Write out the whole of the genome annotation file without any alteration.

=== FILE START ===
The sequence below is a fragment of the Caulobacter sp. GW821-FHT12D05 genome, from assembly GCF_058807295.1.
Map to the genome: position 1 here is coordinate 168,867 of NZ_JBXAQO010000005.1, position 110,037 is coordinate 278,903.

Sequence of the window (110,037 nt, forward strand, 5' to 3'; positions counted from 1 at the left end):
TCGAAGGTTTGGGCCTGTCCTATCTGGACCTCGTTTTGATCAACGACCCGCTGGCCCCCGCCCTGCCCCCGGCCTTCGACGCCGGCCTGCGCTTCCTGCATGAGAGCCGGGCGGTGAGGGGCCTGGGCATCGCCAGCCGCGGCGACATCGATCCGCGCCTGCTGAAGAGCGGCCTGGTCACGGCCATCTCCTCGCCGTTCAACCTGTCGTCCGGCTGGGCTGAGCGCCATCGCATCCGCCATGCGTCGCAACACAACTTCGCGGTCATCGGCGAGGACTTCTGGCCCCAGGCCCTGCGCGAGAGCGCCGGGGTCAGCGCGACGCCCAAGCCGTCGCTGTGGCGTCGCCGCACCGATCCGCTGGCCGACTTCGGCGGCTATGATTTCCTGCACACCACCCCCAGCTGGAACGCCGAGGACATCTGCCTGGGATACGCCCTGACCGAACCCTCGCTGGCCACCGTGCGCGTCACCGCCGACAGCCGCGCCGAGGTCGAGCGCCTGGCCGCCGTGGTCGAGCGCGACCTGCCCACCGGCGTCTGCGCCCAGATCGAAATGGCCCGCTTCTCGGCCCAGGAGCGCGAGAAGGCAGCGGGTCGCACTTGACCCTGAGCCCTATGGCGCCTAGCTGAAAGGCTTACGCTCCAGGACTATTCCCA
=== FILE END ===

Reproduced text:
The sequence below is a fragment of the Caulobacter sp. GW821-FHT12D05 genome, from assembly GCF_058807295.1.
Map to the genome: position 1 here is coordinate 168,867 of NZ_JBXAQO010000005.1, position 110,037 is coordinate 278,903.

Sequence of the window (110,037 nt, forward strand, 5' to 3'; positions counted from 1 at the left end):
TCGAAGGTTTGGGCCTGTCCTATCTGGACCTCGTTTTGATCAACGACCCGCTGGCCCCCGCCCTGCCCCCGGCCTTCGACGCCGGCCTGCGCTTCCTGCATGAGAGCCGGGCGGTGAGGGGCCTGGGCATCGCCAGCCGCGGCGACATCGATCCGCGCCTGCTGAAGAGCGGCCTGGTCACGGCCATCTCCTCGCCGTTCAACCTGTCGTCCGGCTGGGCTGAGCGCCATCGCATCCGCCATGCGTCGCAACACAACTTCGCGGTCATCGGCGAGGACTTCTGGCCCCAGGCCCTGCGCGAGAGCGCCGGGGTCAGCGCGACGCCCAAGCCGTCGCTGTGGCGTCGCCGCACCGATCCGCTGGCCGACTTCGGCGGCTATGATTTCCTGCACACCACCCCCAGCTGGAACGCCGAGGACATCTGCCTGGGATACGCCCTGACCGAACCCTCGCTGGCCACCGTGCGCGTCACCGCCGACAGCCGCGCCGAGGTCGAGCGCCTGGCCGCCGTGGTCGAGCGCGACCTGCCCACCGGCGTCTGCGCCCAGATCGAAATGGCCCGCTTCTCGGCCCAGGAGCGCGAGAAGGCAGCGGGTCGCACTTGACCCTGAGCCCTATGGCGCCTAGCTGAAAGGCTTACGCTCCAGGACTATTCCCA